Does one have a right to bare sentiments on internet?
DHANANJAY MAHAPATRA IN THE TIMES OF INDIA
The UPA government and minister Kapil Sibal must be congratulated for showing remarkable restraint in not proceeding against Internet companies which hosted pages with defamatory and inflammatory content about religious figures and leaders like Prime Minister Manmohan Singh and Congress president Sonia Gandhi. For, they had the wherewithal and, most importantly, the power to arm-twist them into submission, whatever may have been the public reaction.Sibal said the need for talking to the Internet companies was because he intended to sensitize them about public sentiments and cultural ethos, which were “very important to us”. He also clarified that he never advocated pre-censorship of material on the web.
But one wonders what prompted this knee-jerk reaction in the garb of mandatorily eliciting respect for public sentiments and cultural ethos? Those acquainted with web portals and blogs know that netizens’ seldom arrest their urge to instantaneously post their inner-most thoughts without thinking whether it is good, bad or ugly.The government and the minister surely can block popular web portals or social networking sites and force Internet companies to remove unwarranted reference to revered leaders.
But can circulation of such content be stopped in its entirety? Will it prevent a blogger from speaking his mind among his friends, who in turn will carry it far and wide.
“Every free man has undoubted right to lay what sentiments he pleases before the public: to forbid this, is to destroy the freedom of press (read expression),” the Supreme Court had said more than 60 years ago in Brij Bhushan vs State of Delhi [1950 SCR 605], quoting famous English jurist William Blackstone.
In its zeal to project seamlessness of the fundamental right to free speech and expression, the SC probably forgot to mention the other part of the quote attributed to Blackstone, who had said “but if he publishes what is improper, mischievous or illegal, he must take the consequences of his temerity”.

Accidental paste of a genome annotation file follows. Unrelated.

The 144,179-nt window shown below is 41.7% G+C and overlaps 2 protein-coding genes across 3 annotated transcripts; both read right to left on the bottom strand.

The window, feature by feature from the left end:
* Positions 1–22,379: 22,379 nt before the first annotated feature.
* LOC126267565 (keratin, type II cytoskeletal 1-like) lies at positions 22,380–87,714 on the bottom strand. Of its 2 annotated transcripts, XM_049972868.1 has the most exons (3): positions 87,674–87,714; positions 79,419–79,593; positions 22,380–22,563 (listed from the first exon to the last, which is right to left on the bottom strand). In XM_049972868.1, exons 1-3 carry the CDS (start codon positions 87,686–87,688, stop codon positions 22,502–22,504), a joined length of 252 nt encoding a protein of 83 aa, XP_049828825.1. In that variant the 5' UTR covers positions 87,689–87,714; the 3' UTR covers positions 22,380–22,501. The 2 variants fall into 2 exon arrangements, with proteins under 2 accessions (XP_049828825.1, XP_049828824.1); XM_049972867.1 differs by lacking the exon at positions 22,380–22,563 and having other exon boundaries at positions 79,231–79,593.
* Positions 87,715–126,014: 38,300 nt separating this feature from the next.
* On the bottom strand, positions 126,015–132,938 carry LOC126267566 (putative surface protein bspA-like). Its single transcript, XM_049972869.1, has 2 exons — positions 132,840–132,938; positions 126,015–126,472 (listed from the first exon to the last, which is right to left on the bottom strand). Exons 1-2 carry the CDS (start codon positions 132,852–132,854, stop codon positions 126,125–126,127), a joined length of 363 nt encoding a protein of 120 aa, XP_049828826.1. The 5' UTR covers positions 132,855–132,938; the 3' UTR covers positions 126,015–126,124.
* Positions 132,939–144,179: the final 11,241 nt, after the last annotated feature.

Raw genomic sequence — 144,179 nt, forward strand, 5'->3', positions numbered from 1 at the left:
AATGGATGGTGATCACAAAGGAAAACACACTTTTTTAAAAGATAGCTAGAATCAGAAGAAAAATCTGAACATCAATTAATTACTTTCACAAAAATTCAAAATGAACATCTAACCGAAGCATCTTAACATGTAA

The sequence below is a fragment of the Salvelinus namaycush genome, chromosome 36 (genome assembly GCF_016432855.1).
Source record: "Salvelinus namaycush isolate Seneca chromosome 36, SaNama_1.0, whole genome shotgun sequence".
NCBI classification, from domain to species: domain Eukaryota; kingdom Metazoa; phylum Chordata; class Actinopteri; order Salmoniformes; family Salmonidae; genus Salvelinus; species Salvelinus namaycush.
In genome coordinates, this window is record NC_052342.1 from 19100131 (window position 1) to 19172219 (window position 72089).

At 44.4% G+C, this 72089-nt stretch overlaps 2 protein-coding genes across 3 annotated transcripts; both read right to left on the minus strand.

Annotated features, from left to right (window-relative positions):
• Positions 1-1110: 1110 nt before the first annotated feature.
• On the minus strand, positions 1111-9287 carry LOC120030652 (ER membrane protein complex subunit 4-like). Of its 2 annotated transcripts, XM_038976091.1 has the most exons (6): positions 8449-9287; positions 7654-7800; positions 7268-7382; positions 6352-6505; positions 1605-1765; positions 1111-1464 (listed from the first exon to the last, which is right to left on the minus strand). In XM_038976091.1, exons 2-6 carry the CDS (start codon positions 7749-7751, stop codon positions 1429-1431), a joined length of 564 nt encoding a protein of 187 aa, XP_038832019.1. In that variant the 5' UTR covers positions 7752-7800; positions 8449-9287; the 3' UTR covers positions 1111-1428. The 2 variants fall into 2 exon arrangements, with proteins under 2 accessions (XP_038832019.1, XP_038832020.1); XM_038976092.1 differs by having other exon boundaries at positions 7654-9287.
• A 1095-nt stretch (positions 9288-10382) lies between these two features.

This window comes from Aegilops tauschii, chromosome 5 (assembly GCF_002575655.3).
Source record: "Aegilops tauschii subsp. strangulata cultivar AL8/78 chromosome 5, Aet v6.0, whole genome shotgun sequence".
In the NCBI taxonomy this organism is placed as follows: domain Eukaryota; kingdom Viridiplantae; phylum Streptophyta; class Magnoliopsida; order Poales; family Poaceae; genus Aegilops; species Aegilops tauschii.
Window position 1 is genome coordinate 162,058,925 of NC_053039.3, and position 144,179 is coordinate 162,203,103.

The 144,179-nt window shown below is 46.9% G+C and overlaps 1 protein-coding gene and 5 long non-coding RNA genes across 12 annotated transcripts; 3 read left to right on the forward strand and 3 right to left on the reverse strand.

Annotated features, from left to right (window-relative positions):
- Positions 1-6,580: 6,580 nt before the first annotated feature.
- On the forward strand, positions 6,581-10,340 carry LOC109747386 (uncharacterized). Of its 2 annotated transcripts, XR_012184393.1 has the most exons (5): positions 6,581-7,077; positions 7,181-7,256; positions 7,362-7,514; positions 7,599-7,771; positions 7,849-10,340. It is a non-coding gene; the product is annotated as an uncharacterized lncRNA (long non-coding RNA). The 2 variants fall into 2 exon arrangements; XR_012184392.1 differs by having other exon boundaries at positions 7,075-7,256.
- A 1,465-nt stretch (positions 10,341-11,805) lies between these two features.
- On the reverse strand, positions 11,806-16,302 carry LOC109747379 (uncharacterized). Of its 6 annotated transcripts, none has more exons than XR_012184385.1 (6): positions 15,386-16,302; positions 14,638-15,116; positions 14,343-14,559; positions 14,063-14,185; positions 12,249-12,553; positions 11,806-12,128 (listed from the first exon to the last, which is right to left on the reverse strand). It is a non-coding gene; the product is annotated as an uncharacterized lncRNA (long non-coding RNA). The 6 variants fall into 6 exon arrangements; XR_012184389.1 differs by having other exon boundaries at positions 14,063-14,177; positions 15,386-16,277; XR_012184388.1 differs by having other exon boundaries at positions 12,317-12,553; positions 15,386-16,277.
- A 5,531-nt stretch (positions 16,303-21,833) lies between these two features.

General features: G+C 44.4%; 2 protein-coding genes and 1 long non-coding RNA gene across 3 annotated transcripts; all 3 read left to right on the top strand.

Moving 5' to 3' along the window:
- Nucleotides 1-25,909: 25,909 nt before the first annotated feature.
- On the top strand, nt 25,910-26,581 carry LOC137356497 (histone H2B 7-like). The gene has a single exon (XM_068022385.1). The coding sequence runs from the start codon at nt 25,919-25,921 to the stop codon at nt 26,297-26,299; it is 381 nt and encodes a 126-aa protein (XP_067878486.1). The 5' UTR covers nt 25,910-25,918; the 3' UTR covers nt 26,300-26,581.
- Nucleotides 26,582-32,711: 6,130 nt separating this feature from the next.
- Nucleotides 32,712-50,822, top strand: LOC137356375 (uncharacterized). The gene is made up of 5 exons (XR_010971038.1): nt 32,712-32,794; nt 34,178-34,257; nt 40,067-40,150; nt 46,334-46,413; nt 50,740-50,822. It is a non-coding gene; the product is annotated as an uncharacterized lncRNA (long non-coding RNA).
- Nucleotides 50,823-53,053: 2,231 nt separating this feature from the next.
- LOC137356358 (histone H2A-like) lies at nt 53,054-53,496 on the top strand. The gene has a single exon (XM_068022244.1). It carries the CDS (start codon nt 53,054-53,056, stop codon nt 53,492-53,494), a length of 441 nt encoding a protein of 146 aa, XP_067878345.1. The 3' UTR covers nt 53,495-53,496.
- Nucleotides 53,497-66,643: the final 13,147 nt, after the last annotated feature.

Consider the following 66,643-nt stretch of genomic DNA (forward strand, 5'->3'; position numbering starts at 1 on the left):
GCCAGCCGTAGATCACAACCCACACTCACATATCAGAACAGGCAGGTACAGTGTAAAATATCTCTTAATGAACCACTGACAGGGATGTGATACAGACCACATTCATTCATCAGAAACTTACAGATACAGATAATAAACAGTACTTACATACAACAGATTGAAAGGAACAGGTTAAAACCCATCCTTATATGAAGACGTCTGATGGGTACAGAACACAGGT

Consequences of disregarding the responsibility cast on a person exercising his right to free speech applies to bloggers too. A couple of years back, the Supreme Court had refused to stay the trial of a blogger in a defamation case saying he must face the consequences of what he wrote.
Legal consequences apart, the worrying part is the intention behind the move. Is it an attempt to screen what is being posted on web pages, not mechanically but manually? Political leaders seldom bother about what is being written about them in the virtual world. For, the public knows most intricate details of the character, integrity, temperament and reputation of every political figure; howsoever hard they may attempt to hide those embarrassing traits of their personality, most of which may not have been written about in the newspapers or displayed on television screens.
So, should a blogger be prevented from writing about those unknown facets of a leader? Indian political class may learn something from the approach of British judiciary towards uncharitable comments against them.
On initiation of contempt proceedings for undignified things written about judges, Lord Denning had said in R vs Commissioner of Police [(1968) 2 QB 150], “Let me say at once that we will never use this jurisdiction as a means to uphold our own dignity. That must rest on surer foundations. Nor will we use it to suppress those who speak against us. We do not fear criticism, nor do we resent it. For, there is something far more important at stake. It is no less than freedom of speech itself.”
The respect for right to free speech is universal. Yes, the writer must be prepared to face the consequences if the contents exceeded the civility parameters. But some crossing this boundary of civility cannot be the basis for an attempt to impede free discussion and debate about personalities and their traits on the web. The entire exercise against Facebook and others somehow leaves one with a feeling that the government wants to keep something under wraps, which it believed would explode soon on the web.